Mah Nishtana: Why is this night different than all other nights? That is the question that the youngest child will ask at our Seder Table next Friday night.
I find myself repeating this phrase, “Why is this night different?” For how many more times do Rabbis need to use a weekly column before Shabbat memorializing the newest victims of terror in the land of Israel?
Just hours ago, on a Thursday night on Dizengoff Street in central Tel Aviv, steps from where David Ben-Gurion established the State of Israel in Independence Hall, an evening filled with young people socializing and eating turned into a nightmare, as a terrorist cut short the lives of Barak Lufen, Tomer Morad, and Eytam Magini. Lufen was a father of three and an Israeli paralympic coach.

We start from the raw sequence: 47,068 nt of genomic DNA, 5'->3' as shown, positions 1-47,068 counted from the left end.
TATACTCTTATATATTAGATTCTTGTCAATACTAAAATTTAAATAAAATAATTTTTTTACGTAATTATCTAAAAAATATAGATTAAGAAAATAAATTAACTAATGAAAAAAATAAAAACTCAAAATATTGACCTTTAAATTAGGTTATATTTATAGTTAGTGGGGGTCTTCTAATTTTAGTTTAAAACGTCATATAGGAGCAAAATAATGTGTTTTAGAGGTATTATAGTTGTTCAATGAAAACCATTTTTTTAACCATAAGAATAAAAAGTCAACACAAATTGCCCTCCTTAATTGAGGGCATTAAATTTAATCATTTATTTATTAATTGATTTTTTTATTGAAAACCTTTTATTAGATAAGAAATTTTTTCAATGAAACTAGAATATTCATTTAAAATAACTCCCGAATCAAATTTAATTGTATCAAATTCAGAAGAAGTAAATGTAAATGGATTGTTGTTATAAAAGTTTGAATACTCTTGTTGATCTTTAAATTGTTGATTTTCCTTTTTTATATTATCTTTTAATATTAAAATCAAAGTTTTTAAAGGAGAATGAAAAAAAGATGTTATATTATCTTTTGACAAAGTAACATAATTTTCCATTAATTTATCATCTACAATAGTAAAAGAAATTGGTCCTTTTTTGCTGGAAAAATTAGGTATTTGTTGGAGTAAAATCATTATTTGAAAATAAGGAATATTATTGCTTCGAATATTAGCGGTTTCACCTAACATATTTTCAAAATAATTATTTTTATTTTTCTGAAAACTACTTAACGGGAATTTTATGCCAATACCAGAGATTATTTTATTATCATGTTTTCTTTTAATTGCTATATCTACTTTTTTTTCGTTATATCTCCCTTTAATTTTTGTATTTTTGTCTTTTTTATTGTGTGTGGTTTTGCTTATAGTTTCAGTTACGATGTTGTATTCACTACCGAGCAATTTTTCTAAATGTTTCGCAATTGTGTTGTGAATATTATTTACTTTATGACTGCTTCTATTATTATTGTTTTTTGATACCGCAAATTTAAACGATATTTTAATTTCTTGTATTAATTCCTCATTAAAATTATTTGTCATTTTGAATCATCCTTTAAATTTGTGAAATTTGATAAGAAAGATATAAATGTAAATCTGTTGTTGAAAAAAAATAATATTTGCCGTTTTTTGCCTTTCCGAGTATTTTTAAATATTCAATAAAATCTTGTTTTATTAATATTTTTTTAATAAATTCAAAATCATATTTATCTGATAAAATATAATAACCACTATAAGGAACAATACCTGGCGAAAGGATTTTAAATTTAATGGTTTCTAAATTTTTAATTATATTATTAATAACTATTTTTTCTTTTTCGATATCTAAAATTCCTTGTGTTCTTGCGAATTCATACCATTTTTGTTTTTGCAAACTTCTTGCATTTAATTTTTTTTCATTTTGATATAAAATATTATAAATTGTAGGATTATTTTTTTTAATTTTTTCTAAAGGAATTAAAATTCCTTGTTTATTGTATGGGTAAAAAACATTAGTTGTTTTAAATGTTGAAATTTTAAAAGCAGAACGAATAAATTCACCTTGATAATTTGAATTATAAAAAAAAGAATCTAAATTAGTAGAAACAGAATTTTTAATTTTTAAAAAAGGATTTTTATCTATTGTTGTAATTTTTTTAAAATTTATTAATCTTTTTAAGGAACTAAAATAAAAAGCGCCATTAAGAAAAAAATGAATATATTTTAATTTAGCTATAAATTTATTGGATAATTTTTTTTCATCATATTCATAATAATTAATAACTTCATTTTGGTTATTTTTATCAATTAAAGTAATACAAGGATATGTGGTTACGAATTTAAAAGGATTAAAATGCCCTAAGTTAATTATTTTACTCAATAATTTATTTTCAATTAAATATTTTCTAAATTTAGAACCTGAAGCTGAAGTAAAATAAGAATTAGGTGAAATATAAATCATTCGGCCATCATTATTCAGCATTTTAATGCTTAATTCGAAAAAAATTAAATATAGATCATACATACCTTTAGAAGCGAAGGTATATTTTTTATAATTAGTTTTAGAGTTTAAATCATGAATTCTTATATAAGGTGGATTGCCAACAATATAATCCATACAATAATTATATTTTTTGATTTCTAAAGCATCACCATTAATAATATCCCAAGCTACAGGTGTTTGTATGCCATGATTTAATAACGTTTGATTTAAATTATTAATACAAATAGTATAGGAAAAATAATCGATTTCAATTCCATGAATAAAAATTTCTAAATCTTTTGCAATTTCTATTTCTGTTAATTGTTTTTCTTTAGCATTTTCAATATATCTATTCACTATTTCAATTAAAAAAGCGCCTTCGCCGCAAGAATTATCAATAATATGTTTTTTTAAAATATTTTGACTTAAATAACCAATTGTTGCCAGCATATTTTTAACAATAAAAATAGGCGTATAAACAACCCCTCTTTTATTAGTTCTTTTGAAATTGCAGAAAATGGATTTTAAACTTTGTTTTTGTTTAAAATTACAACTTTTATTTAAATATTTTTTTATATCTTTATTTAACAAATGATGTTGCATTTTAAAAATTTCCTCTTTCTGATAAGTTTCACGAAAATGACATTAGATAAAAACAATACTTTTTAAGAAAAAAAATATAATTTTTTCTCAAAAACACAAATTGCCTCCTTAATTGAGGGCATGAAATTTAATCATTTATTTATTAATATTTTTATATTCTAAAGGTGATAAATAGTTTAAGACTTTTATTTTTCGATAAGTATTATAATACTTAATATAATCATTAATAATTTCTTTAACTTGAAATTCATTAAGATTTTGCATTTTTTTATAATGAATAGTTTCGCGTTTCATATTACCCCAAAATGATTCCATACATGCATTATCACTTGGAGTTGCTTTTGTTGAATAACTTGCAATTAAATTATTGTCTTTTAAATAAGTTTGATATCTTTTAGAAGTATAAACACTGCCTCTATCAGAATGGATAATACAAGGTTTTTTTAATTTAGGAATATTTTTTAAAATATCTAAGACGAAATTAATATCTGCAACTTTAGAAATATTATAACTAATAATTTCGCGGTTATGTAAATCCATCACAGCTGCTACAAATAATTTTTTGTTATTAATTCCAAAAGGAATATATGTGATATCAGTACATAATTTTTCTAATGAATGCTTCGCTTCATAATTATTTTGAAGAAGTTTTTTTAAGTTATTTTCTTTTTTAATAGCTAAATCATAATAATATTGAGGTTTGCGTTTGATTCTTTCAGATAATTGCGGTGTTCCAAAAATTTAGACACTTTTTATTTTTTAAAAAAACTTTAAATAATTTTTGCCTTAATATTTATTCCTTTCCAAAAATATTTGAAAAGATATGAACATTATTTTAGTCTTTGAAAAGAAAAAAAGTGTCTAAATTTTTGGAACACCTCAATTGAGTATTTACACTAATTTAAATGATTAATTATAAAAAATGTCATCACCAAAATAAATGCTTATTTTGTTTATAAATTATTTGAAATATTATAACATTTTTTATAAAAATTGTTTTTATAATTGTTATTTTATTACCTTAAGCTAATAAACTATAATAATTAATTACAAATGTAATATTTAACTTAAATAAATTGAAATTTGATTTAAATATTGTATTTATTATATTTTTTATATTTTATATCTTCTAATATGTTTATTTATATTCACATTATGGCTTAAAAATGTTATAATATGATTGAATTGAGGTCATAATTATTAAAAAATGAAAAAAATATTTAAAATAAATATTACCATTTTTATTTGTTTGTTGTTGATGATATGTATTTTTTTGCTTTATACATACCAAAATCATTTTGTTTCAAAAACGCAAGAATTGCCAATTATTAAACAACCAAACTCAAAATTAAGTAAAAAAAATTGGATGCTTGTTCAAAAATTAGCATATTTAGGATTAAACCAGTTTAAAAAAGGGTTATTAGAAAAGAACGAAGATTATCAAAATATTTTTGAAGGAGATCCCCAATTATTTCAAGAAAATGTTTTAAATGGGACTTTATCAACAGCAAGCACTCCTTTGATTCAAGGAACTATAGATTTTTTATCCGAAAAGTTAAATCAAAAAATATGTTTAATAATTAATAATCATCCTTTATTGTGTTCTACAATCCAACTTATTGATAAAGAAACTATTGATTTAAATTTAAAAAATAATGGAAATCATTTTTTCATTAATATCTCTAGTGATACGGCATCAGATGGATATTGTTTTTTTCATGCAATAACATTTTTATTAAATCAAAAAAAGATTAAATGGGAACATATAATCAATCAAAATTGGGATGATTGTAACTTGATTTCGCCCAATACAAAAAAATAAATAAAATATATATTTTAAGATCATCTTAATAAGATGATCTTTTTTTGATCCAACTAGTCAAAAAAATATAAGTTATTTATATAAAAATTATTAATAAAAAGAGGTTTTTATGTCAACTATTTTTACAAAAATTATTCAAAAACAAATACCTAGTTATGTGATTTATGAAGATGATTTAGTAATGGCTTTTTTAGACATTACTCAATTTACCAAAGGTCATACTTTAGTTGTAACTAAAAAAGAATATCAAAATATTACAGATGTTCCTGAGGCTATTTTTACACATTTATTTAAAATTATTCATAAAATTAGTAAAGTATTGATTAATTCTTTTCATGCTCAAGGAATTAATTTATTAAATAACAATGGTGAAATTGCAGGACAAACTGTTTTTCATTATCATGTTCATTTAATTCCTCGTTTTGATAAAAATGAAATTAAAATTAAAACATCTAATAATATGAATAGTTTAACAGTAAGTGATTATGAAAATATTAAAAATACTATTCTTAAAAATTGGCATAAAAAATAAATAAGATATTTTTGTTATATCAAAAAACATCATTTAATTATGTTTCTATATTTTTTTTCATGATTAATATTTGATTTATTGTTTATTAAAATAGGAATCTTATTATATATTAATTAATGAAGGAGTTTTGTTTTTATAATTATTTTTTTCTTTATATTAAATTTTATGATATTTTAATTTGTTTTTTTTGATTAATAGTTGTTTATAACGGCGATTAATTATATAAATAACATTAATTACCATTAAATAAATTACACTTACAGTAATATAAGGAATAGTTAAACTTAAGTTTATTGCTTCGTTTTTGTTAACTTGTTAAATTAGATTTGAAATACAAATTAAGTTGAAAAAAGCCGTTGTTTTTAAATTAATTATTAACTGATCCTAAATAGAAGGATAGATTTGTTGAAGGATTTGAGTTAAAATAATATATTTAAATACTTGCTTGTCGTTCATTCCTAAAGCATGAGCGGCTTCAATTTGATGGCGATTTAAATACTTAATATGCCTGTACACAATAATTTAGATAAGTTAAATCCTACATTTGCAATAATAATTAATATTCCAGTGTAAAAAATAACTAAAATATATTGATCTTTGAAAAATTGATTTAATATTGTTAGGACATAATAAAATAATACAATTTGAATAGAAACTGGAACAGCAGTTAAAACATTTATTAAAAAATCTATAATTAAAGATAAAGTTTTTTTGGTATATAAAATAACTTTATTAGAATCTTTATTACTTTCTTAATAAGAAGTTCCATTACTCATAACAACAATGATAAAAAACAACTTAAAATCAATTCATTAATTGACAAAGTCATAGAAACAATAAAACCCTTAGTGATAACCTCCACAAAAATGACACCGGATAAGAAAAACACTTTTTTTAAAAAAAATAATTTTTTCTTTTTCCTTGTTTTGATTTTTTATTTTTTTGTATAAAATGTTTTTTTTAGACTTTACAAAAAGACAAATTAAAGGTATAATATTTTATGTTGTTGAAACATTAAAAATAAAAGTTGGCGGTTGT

These three young men will be absent from their Seder table.
Their families will ask, mah nishtana? Why is this night different from all other nights? And the answer will be obvious. This night is different because those sons and that father will not be present.
Passover is not simply about matzah, bitter herbs, and parsley. Passover is about the words of the Hatikvah, lihyot am chofshi bartzeinu, to be a free people in our homeland. We end our Seder saying, lshana habaa biyrushalayim, next year in Jerusalem.
This week is Shabbat Hagadol. The name is taken from the last line of the haftarah, where the prophet Malakhi tells us that Elijah the prophet will come before the day of redemption. That day will be gadol v’nora, great and awesome. The wounds are too fresh to look toward tomorrow. We grieve today. Yet, what we do as Jews is to continue to have faith, continue to have hope, and continue to defend our holy land as a beacon of freedom as a light unto the nations in the days ahead.